Engagement is critical for an organisation to be successful. It keeps individuals and teams aligned and focused on core objectives. But you’d have to say something is culturally wrong if collaboration only can happen in the office. If there’s an issue with how effectively people collaborate then that’s something that needs to be addressed, outside of the return to work discussion. In a hybrid model, there is scope to include discovery or innovation meetings as part of the working week, without the need for people to be office based all the time.

In determining the appropriate way forward, the debate needs to be open and inclusive. Many headline and industry analysts are focussed on a perceived divide between what employees want and what employers think their employees want. “The great resignation” is a common term that refers broadly to the impact this is having across industries.

Gartner has found that that implementing a full-scale return to the office with no flexibility could result in losing up to 39% of their knowledge workers, according to their report Redesigning Work for the Hybrid World. Consider the exit of so much knowledge and experience in such a small time to your own organisation. Others have chosen a partial return to the office approach –  two or three days each week being suggested for employees to be of the office. This can  work, and is in line with supporting the personas we defined earlier.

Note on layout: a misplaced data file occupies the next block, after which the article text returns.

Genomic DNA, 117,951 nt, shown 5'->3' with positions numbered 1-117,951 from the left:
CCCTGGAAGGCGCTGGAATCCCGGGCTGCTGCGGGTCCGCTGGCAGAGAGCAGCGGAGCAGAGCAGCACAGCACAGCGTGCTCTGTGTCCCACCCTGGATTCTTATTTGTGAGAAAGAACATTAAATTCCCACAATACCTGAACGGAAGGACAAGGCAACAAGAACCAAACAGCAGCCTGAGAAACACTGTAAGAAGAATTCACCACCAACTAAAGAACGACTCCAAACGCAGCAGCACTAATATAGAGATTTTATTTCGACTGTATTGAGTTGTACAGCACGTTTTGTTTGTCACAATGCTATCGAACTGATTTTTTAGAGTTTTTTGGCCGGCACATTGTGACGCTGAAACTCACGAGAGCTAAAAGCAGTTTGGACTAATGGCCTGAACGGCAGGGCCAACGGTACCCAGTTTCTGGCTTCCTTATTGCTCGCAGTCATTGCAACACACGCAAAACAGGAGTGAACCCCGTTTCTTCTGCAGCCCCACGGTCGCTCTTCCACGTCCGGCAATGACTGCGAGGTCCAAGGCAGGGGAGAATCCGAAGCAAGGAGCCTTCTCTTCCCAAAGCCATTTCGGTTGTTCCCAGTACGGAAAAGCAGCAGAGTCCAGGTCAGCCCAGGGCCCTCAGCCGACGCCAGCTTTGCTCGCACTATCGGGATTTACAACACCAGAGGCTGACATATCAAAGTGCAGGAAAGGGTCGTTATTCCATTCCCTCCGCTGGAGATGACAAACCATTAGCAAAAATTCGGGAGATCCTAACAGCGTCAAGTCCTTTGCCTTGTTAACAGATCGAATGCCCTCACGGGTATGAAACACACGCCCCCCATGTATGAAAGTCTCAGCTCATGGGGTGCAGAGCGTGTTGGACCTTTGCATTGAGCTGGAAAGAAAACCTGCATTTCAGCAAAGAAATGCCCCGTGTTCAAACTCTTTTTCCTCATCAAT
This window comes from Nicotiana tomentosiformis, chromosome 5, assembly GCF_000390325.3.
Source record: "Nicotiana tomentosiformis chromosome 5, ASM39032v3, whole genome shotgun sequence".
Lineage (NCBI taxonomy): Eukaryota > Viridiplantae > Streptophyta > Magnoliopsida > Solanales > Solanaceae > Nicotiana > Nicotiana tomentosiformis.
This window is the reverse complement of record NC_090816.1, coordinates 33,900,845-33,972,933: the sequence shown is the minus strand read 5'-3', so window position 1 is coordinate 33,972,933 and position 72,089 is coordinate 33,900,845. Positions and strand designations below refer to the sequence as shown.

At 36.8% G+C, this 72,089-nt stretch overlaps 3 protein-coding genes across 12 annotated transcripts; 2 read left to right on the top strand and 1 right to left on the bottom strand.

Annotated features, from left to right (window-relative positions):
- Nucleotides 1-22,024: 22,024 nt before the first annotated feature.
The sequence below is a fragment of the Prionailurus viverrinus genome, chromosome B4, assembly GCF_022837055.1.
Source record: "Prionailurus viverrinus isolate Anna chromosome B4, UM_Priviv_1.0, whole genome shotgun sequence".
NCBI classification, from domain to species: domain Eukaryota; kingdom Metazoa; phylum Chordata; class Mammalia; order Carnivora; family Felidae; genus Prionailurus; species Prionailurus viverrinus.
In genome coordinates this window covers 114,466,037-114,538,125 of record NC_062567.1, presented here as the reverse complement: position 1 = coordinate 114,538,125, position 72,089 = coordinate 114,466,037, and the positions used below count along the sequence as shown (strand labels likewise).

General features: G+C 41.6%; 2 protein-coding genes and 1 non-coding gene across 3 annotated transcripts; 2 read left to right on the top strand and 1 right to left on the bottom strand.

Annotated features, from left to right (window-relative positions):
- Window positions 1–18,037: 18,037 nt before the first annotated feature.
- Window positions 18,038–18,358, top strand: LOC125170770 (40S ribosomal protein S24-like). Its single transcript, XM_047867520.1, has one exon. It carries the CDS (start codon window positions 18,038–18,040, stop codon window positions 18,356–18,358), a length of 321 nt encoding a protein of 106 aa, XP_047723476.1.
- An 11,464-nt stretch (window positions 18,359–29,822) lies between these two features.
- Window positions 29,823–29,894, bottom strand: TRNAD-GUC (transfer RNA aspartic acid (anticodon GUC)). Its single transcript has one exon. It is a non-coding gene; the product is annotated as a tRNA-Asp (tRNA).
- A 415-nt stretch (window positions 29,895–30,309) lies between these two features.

How do you ensure your employees are feeling valued – especially after how much has been asked of them during the periods of lockdown and continuing pandemic concerns.

Some managers have said they want to return to a traditional way of office working because it’s the way they know best to manage.  They’re more familiar and comfortable with managing people in person. And so we have a conflict between employees wanting choice of where they complete the work needed of them – and how willing managers are to rethink the way they manage people remotely on a long-term basis.

The more I speak with our customers, market analysts and partners, the more I think there is a simple question we could ask that would help determine an organisation’s most effective working model. The answer will be different for every organisation, but the common question is: What is the need for my employees to be in the office?

If we debate this question alone, we should arrive at a working model that focuses on what the business really needs.